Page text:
And so we come to the 'wall'; a brown and grey sheer cliff a few yards behind the Meadow Lane goal. Blue-clad dressing room extensions with slanting roofs abut against the wall; a sign of future intentions to cover them with a terrace? Unlike the supermarket developments at Selhurst and Boothferry Parks, there are not even a few token steps of terracing behind the goal. The only consolation is that when the Kop sings, the sound apparently bounces off the wall.
Notts were used to playing on three-sided grounds in their early days, and now they have made Meadow Lane the same. Along the top of the wall is a line of executive boxes. It would be unfair not to add that the Meadow Club has four squash courts, a multi-purpose sports hall and social facilities, and compared with many clubs is not expensive to use. Finally, notice how odd are Meadow Lane's goals. The stanchions are L-shaped, so that the posts and net form a large rectangular box. Overall, Notts' Ground has little beauty and is mostly under-developed, and in places even un-kempt. The perimeter track, for example, is particularly untidy. Furthermore, it is hard to envisage the ground changing in future years, unless sufficient funds are found to smarten up both stands and construct some form of terracing in front of the sports centre.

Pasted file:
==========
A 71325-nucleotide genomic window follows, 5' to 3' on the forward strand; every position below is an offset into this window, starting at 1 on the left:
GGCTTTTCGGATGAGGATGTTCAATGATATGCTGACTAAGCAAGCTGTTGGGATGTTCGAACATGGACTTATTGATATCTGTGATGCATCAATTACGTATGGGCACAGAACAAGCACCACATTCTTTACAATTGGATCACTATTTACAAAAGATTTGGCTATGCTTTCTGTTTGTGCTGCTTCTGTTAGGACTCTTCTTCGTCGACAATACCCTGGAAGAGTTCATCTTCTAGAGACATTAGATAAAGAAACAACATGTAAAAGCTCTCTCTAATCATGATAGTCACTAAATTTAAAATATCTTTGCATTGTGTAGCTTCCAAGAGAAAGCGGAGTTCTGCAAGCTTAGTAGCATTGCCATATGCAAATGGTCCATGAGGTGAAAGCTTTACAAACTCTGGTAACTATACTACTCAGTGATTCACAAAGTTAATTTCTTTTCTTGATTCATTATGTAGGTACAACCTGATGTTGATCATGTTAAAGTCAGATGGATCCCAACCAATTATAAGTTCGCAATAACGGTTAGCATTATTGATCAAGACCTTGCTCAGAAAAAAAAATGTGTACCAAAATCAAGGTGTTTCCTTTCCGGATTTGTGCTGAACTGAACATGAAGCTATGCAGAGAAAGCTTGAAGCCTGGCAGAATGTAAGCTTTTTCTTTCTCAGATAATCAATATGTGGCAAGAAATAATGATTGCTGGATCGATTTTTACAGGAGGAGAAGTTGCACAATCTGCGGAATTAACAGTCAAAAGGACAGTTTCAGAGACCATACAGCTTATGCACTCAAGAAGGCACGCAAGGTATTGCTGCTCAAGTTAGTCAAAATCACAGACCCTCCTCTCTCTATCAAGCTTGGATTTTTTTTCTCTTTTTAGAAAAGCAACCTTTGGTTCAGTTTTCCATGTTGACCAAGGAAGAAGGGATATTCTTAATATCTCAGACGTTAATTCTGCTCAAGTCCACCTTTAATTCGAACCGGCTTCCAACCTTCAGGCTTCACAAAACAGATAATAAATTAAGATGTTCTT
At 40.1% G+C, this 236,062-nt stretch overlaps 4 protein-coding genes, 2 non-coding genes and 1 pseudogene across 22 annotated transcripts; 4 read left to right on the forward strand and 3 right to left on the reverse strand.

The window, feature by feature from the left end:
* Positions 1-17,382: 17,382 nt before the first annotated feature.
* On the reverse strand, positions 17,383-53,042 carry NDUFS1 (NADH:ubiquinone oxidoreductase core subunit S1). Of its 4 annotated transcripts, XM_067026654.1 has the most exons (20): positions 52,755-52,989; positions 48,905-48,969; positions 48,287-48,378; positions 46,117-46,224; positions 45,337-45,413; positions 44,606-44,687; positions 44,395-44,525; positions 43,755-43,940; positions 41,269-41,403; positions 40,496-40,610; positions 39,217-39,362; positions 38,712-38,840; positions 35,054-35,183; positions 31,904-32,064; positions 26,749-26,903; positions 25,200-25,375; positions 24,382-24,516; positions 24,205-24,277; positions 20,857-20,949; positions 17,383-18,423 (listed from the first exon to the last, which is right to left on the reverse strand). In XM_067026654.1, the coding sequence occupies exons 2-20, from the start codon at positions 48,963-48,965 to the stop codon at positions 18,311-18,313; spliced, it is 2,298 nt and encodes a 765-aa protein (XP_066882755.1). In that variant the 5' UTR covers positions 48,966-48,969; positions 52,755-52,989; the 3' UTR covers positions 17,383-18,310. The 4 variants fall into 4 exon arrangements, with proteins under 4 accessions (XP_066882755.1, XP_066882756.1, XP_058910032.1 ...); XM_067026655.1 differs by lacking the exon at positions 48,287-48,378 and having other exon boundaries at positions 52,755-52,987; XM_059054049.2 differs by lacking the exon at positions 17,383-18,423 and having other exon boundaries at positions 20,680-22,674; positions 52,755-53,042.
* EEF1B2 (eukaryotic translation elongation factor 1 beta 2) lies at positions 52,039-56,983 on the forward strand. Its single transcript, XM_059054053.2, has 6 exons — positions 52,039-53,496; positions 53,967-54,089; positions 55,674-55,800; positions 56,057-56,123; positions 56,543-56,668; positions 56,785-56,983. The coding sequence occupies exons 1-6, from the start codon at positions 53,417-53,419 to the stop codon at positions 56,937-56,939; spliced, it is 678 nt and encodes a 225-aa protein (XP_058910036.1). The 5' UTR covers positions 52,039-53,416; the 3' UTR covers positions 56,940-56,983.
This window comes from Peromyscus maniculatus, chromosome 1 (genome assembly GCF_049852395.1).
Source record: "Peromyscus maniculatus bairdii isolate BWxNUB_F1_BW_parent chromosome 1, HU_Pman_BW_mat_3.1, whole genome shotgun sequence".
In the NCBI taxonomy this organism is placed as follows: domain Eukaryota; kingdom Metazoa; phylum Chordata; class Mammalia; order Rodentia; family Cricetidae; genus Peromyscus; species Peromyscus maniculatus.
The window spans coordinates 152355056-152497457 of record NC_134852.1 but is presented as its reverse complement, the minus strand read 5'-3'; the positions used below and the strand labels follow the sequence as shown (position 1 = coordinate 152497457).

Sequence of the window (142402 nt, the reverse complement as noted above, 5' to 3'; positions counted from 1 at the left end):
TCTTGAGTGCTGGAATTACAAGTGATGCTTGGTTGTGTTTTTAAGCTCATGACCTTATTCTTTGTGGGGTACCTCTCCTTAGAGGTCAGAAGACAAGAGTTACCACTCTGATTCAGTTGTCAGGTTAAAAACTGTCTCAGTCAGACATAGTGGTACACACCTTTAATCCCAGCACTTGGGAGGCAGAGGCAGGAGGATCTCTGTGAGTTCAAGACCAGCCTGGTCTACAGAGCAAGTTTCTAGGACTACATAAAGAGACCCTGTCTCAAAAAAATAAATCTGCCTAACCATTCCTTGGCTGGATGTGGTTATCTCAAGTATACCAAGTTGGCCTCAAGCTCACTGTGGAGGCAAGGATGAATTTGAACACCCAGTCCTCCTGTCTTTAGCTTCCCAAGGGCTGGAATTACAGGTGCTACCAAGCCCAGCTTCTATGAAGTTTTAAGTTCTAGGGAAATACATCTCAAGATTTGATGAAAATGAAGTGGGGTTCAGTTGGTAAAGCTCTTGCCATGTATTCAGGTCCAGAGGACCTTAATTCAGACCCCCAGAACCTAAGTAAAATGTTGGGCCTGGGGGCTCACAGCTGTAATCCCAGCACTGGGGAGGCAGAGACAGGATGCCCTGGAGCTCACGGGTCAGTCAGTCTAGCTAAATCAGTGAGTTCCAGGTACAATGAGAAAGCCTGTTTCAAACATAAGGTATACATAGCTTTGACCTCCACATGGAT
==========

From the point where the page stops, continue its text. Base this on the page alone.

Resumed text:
Junior Magpies Enclosure / Vocal